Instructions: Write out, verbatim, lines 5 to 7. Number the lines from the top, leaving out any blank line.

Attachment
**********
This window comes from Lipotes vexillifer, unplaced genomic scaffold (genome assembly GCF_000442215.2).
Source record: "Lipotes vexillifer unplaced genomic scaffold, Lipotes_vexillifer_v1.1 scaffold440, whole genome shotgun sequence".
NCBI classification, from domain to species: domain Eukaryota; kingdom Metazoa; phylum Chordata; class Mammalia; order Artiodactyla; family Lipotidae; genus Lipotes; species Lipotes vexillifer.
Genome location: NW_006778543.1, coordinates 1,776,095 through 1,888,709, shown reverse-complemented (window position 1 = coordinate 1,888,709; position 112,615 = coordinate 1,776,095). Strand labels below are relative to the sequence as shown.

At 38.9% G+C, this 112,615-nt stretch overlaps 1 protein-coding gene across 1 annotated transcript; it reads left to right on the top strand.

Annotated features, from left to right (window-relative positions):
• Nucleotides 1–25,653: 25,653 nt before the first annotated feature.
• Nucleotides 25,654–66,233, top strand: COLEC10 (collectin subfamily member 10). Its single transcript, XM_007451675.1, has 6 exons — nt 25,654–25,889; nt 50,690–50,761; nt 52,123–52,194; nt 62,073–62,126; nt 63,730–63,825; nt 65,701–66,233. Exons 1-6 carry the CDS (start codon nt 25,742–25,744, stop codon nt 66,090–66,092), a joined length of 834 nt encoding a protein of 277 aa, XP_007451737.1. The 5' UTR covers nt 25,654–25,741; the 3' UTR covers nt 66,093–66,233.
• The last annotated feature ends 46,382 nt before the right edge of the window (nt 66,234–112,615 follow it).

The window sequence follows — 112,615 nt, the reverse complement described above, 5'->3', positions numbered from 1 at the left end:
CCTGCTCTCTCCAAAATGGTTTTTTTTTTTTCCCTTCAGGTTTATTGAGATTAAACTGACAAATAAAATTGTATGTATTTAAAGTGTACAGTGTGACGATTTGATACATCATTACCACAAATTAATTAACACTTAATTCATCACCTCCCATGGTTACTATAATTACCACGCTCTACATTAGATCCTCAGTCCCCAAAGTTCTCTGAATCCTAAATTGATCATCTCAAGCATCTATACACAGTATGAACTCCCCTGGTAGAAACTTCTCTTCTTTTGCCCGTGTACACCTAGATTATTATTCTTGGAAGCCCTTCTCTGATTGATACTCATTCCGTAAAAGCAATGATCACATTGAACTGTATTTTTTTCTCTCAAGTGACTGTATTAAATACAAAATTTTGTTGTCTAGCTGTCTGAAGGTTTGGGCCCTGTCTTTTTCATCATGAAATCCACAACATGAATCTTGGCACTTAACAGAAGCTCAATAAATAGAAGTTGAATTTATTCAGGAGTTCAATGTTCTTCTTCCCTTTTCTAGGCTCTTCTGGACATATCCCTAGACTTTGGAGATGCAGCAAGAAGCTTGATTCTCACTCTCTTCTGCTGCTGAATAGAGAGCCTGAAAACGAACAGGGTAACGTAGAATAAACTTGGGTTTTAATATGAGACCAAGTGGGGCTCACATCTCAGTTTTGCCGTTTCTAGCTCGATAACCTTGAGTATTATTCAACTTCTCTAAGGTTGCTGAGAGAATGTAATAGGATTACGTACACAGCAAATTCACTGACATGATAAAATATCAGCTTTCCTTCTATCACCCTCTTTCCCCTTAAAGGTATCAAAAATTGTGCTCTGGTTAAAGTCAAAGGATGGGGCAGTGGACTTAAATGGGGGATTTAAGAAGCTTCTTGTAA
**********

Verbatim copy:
At 38.9% G+C, this 112,615-nt stretch overlaps 1 protein-coding gene across 1 annotated transcript; it reads left to right on the top strand.

Annotated features, from left to right (window-relative positions):
• Nucleotides 1–25,653: 25,653 nt before the first annotated feature.